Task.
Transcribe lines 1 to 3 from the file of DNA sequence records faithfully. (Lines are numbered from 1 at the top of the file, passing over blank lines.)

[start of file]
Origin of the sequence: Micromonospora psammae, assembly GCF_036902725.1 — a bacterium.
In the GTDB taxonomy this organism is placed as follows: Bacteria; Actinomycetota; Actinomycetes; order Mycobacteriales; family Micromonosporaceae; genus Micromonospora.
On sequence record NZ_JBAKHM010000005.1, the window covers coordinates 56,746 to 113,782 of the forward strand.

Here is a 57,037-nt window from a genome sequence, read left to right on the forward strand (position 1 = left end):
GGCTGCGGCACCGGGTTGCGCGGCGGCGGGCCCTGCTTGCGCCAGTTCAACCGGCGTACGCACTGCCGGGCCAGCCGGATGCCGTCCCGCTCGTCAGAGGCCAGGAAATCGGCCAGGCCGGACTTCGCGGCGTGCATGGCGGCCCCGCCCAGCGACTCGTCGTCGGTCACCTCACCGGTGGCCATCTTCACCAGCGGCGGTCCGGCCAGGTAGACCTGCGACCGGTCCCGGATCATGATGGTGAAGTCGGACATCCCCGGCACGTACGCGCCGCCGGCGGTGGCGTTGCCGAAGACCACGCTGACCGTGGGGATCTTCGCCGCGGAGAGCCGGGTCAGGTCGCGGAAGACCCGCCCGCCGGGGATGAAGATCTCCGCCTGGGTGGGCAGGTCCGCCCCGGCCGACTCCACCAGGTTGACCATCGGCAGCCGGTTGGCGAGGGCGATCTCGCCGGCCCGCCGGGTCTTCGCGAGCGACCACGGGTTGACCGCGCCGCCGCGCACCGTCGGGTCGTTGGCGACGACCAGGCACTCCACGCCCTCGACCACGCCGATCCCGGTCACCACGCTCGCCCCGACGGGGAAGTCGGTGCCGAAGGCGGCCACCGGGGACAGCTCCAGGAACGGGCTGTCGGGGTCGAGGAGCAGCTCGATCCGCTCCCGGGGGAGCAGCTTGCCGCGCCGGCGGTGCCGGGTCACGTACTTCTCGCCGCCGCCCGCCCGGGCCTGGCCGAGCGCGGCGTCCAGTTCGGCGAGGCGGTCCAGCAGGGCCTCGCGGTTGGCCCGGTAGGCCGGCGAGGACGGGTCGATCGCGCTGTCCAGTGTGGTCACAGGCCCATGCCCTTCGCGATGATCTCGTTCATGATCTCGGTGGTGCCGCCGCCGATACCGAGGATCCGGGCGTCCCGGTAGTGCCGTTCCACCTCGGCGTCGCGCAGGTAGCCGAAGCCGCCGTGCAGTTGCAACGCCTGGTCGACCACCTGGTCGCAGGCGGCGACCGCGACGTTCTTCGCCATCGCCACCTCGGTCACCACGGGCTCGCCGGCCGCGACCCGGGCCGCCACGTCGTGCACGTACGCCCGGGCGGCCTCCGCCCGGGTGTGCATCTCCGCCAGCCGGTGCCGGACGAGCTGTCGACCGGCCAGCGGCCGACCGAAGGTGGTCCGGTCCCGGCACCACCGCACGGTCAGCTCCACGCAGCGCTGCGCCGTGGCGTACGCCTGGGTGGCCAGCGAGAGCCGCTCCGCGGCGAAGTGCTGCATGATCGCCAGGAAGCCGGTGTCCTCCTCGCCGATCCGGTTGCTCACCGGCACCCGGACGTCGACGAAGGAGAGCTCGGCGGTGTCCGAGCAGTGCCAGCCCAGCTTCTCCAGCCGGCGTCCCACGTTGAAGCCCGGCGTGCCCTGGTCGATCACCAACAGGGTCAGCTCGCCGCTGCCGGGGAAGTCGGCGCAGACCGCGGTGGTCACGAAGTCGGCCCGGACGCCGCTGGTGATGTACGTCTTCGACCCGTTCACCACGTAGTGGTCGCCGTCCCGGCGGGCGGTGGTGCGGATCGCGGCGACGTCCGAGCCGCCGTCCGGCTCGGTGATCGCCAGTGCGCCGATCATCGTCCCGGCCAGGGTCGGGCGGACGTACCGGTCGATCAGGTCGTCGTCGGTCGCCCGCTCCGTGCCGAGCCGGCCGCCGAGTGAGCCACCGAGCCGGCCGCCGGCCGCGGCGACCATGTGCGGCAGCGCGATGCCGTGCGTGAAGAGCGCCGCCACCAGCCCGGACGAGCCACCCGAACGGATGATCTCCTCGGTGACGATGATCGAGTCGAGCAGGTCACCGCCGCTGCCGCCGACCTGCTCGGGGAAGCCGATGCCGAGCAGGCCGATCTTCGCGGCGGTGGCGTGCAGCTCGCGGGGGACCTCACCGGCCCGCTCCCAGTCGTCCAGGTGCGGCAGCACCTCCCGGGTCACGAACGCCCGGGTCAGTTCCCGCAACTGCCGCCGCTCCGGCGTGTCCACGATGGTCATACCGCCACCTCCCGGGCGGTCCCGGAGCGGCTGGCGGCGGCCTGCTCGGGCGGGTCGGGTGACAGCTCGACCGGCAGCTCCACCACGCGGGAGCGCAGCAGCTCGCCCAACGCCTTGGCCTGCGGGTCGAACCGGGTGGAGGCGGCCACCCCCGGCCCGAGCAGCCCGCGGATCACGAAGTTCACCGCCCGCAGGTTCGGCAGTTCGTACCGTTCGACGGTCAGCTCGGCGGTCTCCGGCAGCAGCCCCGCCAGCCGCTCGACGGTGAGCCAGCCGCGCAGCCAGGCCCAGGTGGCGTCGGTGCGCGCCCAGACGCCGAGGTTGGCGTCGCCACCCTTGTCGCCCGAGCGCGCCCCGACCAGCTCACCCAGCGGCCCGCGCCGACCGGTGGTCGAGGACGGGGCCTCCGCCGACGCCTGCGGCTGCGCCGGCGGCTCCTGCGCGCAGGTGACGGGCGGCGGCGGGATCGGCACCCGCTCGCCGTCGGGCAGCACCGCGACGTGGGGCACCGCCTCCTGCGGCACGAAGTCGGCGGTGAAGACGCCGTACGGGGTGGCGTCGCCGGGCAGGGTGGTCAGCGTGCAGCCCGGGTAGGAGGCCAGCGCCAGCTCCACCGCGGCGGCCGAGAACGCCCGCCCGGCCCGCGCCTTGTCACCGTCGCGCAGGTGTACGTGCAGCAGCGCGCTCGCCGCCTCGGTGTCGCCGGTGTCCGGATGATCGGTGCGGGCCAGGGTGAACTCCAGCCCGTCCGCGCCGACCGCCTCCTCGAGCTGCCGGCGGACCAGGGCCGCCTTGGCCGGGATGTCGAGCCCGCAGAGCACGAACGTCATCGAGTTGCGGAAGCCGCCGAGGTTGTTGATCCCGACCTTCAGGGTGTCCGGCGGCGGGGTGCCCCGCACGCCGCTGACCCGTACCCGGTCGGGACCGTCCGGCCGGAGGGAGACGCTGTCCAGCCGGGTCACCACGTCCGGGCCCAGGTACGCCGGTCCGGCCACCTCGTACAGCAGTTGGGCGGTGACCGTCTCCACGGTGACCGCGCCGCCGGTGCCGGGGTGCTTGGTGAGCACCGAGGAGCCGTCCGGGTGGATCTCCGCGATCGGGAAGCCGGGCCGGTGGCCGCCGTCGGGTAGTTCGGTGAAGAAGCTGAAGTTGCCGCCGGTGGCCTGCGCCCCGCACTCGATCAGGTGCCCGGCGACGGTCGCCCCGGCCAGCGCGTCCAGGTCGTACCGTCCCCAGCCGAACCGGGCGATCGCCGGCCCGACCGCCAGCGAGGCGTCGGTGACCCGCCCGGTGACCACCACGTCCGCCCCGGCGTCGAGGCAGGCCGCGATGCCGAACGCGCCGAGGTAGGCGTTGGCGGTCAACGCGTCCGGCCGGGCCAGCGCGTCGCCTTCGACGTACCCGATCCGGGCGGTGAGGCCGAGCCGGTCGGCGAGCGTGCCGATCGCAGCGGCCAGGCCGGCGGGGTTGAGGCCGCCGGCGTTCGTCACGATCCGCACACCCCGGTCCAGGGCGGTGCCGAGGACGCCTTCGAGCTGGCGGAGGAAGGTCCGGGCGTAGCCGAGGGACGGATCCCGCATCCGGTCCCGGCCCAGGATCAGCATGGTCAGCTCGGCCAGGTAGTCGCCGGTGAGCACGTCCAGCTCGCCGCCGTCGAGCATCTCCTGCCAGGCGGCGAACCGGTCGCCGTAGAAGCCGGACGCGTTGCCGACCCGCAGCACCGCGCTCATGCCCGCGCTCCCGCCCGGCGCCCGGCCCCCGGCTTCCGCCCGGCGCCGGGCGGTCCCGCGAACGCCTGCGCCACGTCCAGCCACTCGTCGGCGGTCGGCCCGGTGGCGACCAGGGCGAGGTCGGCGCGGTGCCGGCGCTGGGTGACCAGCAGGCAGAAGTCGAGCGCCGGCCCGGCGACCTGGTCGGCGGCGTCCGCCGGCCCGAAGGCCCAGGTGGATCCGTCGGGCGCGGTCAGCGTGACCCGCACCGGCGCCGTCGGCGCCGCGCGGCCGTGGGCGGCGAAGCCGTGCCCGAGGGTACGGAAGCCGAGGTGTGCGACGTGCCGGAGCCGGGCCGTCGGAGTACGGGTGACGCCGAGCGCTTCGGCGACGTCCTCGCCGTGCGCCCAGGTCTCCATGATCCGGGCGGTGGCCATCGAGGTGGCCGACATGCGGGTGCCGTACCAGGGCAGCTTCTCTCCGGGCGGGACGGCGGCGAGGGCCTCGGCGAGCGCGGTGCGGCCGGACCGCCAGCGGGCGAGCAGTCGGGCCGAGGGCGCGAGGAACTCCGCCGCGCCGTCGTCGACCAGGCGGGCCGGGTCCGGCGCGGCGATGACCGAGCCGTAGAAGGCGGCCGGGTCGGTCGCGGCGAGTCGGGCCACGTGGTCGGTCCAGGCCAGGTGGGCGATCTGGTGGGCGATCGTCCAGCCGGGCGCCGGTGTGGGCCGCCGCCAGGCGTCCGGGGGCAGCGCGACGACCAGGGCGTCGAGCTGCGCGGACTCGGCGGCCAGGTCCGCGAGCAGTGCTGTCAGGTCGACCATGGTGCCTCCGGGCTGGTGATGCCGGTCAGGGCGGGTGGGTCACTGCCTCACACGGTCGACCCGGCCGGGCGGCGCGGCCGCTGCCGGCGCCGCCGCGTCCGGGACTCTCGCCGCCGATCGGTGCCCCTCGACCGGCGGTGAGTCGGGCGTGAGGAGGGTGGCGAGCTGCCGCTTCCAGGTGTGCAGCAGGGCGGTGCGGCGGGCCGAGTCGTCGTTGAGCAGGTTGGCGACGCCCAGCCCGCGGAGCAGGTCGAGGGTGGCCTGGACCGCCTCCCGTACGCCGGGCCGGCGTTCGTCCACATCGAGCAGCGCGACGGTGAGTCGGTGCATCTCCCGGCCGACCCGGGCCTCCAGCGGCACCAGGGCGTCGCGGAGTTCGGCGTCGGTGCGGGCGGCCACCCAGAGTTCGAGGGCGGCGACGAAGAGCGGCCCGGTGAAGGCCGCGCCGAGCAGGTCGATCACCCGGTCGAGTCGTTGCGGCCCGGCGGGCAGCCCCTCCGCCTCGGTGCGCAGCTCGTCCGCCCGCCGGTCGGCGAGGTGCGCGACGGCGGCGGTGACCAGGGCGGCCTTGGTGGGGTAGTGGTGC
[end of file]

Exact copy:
Origin of the sequence: Micromonospora psammae, assembly GCF_036902725.1 — a bacterium.
In the GTDB taxonomy this organism is placed as follows: Bacteria; Actinomycetota; Actinomycetes; order Mycobacteriales; family Micromonosporaceae; genus Micromonospora.
On sequence record NZ_JBAKHM010000005.1, the window covers coordinates 56,746 to 113,782 of the forward strand.